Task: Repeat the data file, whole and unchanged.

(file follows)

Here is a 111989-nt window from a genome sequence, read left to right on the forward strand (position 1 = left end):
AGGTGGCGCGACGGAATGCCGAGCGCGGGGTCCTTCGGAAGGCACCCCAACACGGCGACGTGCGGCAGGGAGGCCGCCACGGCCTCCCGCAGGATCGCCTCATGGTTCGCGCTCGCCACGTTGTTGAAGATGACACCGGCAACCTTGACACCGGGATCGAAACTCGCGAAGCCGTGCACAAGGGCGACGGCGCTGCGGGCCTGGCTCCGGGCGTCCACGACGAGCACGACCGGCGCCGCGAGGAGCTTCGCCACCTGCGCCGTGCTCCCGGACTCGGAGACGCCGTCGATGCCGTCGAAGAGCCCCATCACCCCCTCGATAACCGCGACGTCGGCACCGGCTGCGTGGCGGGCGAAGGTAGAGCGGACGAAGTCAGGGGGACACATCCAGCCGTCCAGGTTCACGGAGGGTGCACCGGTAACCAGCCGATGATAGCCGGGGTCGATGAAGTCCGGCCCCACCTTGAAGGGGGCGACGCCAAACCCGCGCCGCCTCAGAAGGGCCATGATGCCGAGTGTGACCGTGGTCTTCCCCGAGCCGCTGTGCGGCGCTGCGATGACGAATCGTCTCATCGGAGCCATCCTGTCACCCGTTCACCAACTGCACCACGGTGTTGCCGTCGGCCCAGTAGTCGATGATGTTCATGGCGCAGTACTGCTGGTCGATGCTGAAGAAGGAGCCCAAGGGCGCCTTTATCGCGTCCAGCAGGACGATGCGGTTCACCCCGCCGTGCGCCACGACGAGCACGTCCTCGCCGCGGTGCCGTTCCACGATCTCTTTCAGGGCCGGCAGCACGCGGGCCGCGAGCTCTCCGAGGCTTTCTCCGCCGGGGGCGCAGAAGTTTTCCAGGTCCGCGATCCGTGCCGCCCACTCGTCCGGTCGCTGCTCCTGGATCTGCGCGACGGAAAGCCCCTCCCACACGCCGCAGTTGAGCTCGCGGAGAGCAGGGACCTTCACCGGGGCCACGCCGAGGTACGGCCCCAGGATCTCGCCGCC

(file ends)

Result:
Here is a 111989-nt window from a genome sequence, read left to right on the forward strand (position 1 = left end):
AGGTGGCGCGACGGAATGCCGAGCGCGGGGTCCTTCGGAAGGCACCCCAACACGGCGACGTGCGGCAGGGAGGCCGCCACGGCCTCCCGCAGGATCGCCTCATGGTTCGCGCTCGCCACGTTGTTGAAGATGACACCGGCAACCTTGACACCGGGATCGAAACTCGCGAAGCCGTGCACAAGGGCGACGGCGCTGCGGGCCTGGCTCCGGGCGTCCACGACGAGCACGACCGGCGCCGCGAGGAGCTTCGCCACCTGCGCCGTGCTCCCGGACTCGGAGACGCCGTCGATGCCGTCGAAGAGCCCCATCACCCCCTCGATAACCGCGACGTCGGCACCGGCTGCGTGGCGGGCGAAGGTAGAGCGGACGAAGTCAGGGGGACACATCCAGCCGTCCAGGTTCACGGAGGGTGCACCGGTAACCAGCCGATGATAGCCGGGGTCGATGAAGTCCGGCCCCACCTTGAAGGGGGCGACGCCAAACCCGCGCCGCCTCAGAAGGGCCATGATGCCGAGTGTGACCGTGGTCTTCCCCGAGCCGCTGTGCGGCGCTGCGATGACGAATCGTCTCATCGGAGCCATCCTGTCACCCGTTCACCAACTGCACCACGGTGTTGCCGTCGGCCCAGTAGTCGATGATGTTCATGGCGCAGTACTGCTGGTCGATGCTGAAGAAGGAGCCCAAGGGCGCCTTTATCGCGTCCAGCAGGACGATGCGGTTCACCCCGCCGTGCGCCACGACGAGCACGTCCTCGCCGCGGTGCCGTTCCACGATCTCTTTCAGGGCCGGCAGCACGCGGGCCGCGAGCTCTCCGAGGCTTTCTCCGCCGGGGGCGCAGAAGTTTTCCAGGTCCGCGATCCGTGCCGCCCACTCGTCCGGTCGCTGCTCCTGGATCTGCGCGACGGAAAGCCCCTCCCACACGCCGCAGTTGAGCTCGCGGAGAGCAGGGACCTTCACCGGGGCCACGCCGAGGTACGGCCCCAGGATCTCGCCGCC